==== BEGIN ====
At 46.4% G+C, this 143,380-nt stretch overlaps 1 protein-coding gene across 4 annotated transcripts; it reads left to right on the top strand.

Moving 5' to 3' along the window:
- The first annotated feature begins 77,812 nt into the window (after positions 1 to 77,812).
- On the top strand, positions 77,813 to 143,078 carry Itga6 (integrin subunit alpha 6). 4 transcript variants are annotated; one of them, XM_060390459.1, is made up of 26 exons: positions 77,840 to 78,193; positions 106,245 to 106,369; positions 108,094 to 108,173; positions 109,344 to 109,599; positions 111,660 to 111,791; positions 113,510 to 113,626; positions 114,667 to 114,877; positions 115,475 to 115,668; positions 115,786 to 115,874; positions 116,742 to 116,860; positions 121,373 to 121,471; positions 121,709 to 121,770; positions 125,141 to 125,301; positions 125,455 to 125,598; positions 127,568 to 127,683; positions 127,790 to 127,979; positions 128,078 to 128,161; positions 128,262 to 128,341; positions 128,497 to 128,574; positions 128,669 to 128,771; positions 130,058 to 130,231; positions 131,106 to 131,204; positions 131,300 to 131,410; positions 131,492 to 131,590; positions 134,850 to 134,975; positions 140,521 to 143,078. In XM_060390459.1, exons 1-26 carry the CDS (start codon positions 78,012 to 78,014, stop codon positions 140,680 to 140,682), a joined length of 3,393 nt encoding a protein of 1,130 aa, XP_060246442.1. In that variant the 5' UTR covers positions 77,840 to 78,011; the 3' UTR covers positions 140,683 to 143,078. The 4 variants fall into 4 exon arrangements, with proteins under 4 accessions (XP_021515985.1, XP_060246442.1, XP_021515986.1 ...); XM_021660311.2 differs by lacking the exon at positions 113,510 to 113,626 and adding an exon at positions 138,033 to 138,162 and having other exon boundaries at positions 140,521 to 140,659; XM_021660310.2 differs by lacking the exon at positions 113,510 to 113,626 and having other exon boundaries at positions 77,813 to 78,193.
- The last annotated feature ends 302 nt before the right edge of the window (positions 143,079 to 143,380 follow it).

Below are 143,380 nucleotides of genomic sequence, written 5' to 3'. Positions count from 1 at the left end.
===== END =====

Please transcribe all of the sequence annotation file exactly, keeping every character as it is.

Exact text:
At 46.4% G+C, this 143,380-nt stretch overlaps 1 protein-coding gene across 4 annotated transcripts; it reads left to right on the top strand.

Moving 5' to 3' along the window:
- The first annotated feature begins 77,812 nt into the window (after positions 1 to 77,812).
- On the top strand, positions 77,813 to 143,078 carry Itga6 (integrin subunit alpha 6). 4 transcript variants are annotated; one of them, XM_060390459.1, is made up of 26 exons: positions 77,840 to 78,193; positions 106,245 to 106,369; positions 108,094 to 108,173; positions 109,344 to 109,599; positions 111,660 to 111,791; positions 113,510 to 113,626; positions 114,667 to 114,877; positions 115,475 to 115,668; positions 115,786 to 115,874; positions 116,742 to 116,860; positions 121,373 to 121,471; positions 121,709 to 121,770; positions 125,141 to 125,301; positions 125,455 to 125,598; positions 127,568 to 127,683; positions 127,790 to 127,979; positions 128,078 to 128,161; positions 128,262 to 128,341; positions 128,497 to 128,574; positions 128,669 to 128,771; positions 130,058 to 130,231; positions 131,106 to 131,204; positions 131,300 to 131,410; positions 131,492 to 131,590; positions 134,850 to 134,975; positions 140,521 to 143,078. In XM_060390459.1, exons 1-26 carry the CDS (start codon positions 78,012 to 78,014, stop codon positions 140,680 to 140,682), a joined length of 3,393 nt encoding a protein of 1,130 aa, XP_060246442.1. In that variant the 5' UTR covers positions 77,840 to 78,011; the 3' UTR covers positions 140,683 to 143,078. The 4 variants fall into 4 exon arrangements, with proteins under 4 accessions (XP_021515985.1, XP_060246442.1, XP_021515986.1 ...); XM_021660311.2 differs by lacking the exon at positions 113,510 to 113,626 and adding an exon at positions 138,033 to 138,162 and having other exon boundaries at positions 140,521 to 140,659; XM_021660310.2 differs by lacking the exon at positions 113,510 to 113,626 and having other exon boundaries at positions 77,813 to 78,193.
- The last annotated feature ends 302 nt before the right edge of the window (positions 143,079 to 143,380 follow it).

Below are 143,380 nucleotides of genomic sequence, written 5' to 3'. Positions count from 1 at the left end.